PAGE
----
Finite State Model-Based Testing on a Shoestring
By: Harry Robinson
Model-based testing is a software test technique that generates tests from an explicit model of software
behavior. Modern programmable test tools allow us to use this technique to create useful, flexible and
powerful tests at a very reasonable cost.
What Is Model-Based Testing?
Model-based testing is a technique that generates software tests from explicit descriptions of an
application’s behavior. Creating and maintaining a model of an application makes it easier to generate
and update tests for that application.
Several good model-based test tools are currently available in the market, but the techniques of modelbased
testing are not tied to any tool. This paper shows how anyone willing to do some test programming
can implement model-based testing in low-cost test language tools. The test language used in this paper
is Visual Test  from Rational Software.
In this paper, I will discuss how to use a test programming language to
1. Create a finite state model of an application.
2. Generate sequences of test actions from the model.
3. Execute the test actions against the application.
4. Determine if the application worked right.
5. Find bugs.
What Is A Model?
A model is a description of a system’s behavior. Because models are simpler than the systems they
describe, they can help us understand and predict the system’s behavior.
State models are common in computing and have been shown to be a useful way to think about software
behavior and testing . A finite state model consists of a set of states, a set of input events and the
relations between them. Given a current state and an input event you can determine the next current
state of the model.
As a running example throughout this paper, we will create a simple finite state model of the Windows NT
Clock application . The Clock can be found as Programs\Accessories\Clock under the Start menu in
Figure 1 shows two forms of the Clock display. The left side shows the Analog display; the right side
shows the Digital display. If the Clock application is in the Analog display mode, clicking the menu
selection “Settings\Digital” moves the application into the Digital display. Likewise, if the application is in
the Digital display mode, clicking the menu selection “Settings\Analog” moves the application into the
We could use this very simple state model as a basis for tests, where following a path in the model is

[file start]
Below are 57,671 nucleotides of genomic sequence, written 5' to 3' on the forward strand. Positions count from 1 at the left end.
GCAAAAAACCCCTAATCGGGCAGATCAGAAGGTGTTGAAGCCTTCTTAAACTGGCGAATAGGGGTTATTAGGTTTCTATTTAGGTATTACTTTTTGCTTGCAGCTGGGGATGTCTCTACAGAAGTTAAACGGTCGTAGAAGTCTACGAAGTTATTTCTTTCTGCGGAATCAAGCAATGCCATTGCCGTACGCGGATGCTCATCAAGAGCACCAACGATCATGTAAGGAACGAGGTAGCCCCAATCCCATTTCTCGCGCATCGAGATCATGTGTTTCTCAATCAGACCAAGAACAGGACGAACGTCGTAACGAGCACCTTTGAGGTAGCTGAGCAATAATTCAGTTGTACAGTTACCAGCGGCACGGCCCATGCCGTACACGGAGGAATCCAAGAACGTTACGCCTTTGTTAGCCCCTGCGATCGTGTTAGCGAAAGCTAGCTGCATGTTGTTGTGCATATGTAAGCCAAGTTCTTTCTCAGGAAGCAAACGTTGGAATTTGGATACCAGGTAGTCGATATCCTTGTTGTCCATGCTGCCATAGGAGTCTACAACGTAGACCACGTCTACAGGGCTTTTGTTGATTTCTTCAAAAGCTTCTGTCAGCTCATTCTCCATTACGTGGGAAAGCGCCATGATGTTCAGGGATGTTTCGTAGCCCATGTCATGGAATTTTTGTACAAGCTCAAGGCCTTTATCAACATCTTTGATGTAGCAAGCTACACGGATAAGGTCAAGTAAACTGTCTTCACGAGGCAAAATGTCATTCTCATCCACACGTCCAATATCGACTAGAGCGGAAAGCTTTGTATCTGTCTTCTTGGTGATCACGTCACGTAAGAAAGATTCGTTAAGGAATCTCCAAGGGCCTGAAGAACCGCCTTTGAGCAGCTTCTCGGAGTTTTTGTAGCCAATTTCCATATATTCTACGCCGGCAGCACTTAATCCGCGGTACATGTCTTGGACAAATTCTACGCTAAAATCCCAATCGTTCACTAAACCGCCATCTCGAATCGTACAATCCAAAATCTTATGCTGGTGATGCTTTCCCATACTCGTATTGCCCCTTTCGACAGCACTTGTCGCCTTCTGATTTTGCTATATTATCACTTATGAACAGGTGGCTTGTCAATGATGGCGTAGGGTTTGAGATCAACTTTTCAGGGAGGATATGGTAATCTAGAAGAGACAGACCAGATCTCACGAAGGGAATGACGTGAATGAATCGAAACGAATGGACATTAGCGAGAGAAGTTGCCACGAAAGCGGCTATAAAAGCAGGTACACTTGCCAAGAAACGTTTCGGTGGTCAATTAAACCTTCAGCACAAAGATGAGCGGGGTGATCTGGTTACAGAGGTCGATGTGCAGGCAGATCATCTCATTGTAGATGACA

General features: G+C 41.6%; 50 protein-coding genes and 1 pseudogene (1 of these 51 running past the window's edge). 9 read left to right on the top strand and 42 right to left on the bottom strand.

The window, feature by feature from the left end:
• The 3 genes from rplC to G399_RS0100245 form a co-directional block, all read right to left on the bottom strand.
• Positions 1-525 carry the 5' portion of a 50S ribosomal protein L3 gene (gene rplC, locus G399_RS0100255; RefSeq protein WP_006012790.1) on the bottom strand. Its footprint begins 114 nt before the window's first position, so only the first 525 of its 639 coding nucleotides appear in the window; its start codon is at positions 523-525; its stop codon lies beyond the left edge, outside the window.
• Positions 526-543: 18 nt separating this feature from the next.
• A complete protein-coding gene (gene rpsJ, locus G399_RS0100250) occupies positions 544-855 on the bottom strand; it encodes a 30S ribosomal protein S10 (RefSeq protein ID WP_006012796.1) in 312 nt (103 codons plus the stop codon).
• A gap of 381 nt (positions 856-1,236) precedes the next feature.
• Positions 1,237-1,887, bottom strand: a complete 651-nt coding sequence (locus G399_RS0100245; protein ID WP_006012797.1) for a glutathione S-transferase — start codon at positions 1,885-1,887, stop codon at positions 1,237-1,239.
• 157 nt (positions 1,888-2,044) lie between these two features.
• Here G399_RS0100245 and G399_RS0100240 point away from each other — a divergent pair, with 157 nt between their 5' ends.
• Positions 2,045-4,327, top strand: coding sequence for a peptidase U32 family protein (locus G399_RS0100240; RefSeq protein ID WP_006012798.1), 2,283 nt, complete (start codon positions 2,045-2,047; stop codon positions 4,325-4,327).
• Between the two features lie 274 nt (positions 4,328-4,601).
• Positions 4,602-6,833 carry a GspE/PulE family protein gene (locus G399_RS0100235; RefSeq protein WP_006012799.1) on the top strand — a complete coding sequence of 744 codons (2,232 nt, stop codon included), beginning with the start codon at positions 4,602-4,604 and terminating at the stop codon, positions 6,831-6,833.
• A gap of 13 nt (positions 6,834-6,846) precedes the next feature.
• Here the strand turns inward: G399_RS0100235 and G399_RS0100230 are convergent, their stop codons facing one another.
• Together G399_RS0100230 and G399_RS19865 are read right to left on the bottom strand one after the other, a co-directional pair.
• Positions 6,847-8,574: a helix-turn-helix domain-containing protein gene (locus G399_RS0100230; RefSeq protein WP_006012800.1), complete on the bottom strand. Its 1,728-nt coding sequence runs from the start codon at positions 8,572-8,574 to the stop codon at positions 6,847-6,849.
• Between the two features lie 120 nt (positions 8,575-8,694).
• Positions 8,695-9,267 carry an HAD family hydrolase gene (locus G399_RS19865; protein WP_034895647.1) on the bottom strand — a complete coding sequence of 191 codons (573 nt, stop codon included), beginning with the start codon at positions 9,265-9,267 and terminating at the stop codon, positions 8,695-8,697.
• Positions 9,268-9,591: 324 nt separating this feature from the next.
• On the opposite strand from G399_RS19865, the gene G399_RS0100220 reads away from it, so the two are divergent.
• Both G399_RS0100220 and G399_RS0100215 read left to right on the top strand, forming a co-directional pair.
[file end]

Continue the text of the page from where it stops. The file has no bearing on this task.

equivalent to running a test:
Setup: Put the Clock into its Analog display mode
Action: Click on “Settings\Digital”
Outcome: Does the Clock correctly change to the Digital display?
Create a Finite State Model of an Application
Finite state models are excellent tools for understanding and testing software applications. However, a
very large state model is needed to describe a complex system in enough detail to do a good job testing.
A finite state model used in representing the behavior of an application is likely to have many, many
states – so many that it would be tedious and unrealistic to create and maintain the model by hand.
The approach advocated in this paper allows you to generate large state models by describing the
behavior of an application in terms of a small number of state attributes called operational modes .
Operational modes are the attributes of a state that determine what user actions are possible in that state
and what outcomes will occur when actions are executed. For instance, whether or not the application is
currently running is a common operational mode. Typically, if the application is NOT running, the only
action the user can execute is to start the application. On the other hand, if the application IS running, the
user has a much greater choice of actions that could be performed.
For the purposes of this paper, we will only be concerned with the following actions in the Clock:
„h Start the Clock application
„h Stop the Clock application
„h Select Analog setting
„h Select Digital setting.
... to read more articles, visit http://sqa.fyicenter.com/art/